tract a crowd, but the rewards of popularity alone are 
fleeting. Far richer is the " eternal weight of glory " 
that comes to the minister who saturates his own soul 
in God and who is thereby privileged to see the unmis- 
takable upward climb of his people in ways of right- 
eousness and truth. " Your prayers lift me up to God." 
" Following your morning sermon I hunted up my 
neighbor and fixed up a difficulty we have had between 
us for several years." What minister would ask a bet- 
ter reward ! Stanley Jones says if we are going fur- 
ther in our work, we must first go deeper. 

" Let each man take heed how he buildeth. . . . 
For other foundation can no man lay than that which is 
laid, which is Jesus Christ. But if any man buildeth on 
the foundation gold, silver, costly stones, wood, hay, 
stubble ; each man's work shall be made manifest : for 
the day shall declare it, because it is revealed in fire; 
and the fire itself shall prove each man's work of what 
sort it is" (1 Cor. 3: 10b-13). 

Twin Falls, Idaho. 



Appreciating the Ministry 

BY FLORENCE B. GIBBEL 

Given at the Ministerial Meeting of Eastern Pennsylvania 

An excessive modesty prevents many ministers from 
calling attention to the sacred office they hold, and to 
the respect in which it should ever be regarded by those 
over whom they have the oversight. Phillips Brooks 
once said : " I wish it were possible for one to speak 
to the laity of our churches, frankly and freely, about 
their treatment of their ministers." 

The Apostle Paul was not withheld by any false 
sense of modesty from pointing out, with all emphasis 
and authority, the obligations of the church toward 
those who minister in the Word. 

In his Epistles, he recommends many kinds of 
graces — " fruits of the Spirit," he calls them — love, joy, 
peace, long suffering, gentleness, patience, goodness, 



THE GOSPEL MESSENGER— January 28, 1933 



15 



and appreciation. He does not use the word apprecia-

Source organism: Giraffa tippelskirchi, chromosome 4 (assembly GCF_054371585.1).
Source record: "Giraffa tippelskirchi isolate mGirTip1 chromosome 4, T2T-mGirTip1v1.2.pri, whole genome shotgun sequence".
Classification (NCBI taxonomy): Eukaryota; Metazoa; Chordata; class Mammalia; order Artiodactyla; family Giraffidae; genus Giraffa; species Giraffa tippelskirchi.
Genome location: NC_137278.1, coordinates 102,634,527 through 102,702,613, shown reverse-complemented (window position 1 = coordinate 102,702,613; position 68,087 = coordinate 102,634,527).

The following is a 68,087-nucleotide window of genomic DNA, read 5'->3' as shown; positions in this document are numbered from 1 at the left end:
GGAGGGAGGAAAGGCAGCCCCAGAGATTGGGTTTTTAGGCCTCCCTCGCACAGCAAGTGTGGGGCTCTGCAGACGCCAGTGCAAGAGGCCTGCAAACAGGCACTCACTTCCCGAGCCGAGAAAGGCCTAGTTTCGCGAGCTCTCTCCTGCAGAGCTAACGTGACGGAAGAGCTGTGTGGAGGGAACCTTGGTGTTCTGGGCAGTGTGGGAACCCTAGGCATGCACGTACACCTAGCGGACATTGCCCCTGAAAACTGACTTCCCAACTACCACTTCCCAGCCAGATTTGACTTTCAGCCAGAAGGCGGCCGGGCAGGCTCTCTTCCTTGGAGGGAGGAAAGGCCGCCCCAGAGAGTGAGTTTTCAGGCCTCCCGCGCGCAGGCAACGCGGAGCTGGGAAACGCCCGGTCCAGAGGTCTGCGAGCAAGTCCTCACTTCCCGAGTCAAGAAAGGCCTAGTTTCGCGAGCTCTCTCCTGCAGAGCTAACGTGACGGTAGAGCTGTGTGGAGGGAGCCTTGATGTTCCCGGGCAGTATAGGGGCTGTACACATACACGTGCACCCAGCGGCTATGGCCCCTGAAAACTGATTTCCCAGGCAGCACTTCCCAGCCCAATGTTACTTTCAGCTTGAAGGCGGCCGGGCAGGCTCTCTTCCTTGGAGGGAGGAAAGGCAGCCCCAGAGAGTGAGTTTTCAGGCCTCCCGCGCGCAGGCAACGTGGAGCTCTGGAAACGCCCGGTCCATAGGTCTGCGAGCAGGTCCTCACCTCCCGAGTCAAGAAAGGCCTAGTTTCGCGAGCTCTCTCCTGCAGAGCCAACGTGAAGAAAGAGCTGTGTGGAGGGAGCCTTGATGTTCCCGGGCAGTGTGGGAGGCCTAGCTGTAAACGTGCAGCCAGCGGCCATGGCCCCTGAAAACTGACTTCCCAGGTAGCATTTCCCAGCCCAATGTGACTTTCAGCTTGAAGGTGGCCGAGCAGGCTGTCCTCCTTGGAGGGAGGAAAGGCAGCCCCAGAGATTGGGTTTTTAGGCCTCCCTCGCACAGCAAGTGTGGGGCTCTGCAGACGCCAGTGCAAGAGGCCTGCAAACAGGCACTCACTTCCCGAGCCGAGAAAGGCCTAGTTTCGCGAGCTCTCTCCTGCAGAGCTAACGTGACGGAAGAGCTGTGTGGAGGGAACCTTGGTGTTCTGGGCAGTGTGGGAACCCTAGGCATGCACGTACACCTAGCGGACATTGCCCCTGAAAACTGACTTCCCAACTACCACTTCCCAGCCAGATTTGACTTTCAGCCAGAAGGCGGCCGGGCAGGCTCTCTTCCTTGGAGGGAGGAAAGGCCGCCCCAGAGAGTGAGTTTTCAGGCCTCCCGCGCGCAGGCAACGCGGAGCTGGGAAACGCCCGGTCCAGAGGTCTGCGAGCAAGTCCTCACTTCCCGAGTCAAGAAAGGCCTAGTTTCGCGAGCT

tion, but we find it hidden in a number of verses in his 
Epistles. In 1 Thess. 5 : 12, 13 we read : " We beseech 
you, brethren, to know them which labor among you, 
and are over you in the Lord, and admonish you ; and to 
esteem them very highly in love for their work's sake." 

That is the grace of appreciation. The ministry 
should be regarded with suitable respect and honor, be- 
cause it is a holy office, ordained of God. The minis- 
ter is a man, called of God, through the Holy Spirit, by 
the church, to do the work of God here on the earth. 
The Apostle says, " Esteem them very highly in love 
for their work's sake." 

The ability to appreciate is one of the finest of the 
Christian graces. The presence of a single sympathetic 
listener will often enable the minister to bring to his 
people a doubly effective and helpful message. 

The finest appreciation of the ministry is to welcome 
the ministry of the Word, by regular and constant at- 
tendance at the church services, and by candid and re- 
spectful hearing. 

Ruskin said, " Precious indeed, are those minutes 
when the preacher seeks to convict men of sin, convince 
them of righteousness, and persuade them of eternal 
life." 

Some one once asked a friend of Charles Wesley, 
" Are you going to hear Mr. Wesley preach ?" 

" No," he answered, " I am going to hear God. I 
listen to him, whoever preaches." 

The greatest appreciation a minister of God can re- 
ceive is for him to see that his teaching is being accepted 
and lived by those whom he serves. 

" Esteem them very highly in love," the apostle says. 
A loving heart loves to pray. The ministerial office has 
its special responsibilities and perils, and nothing helps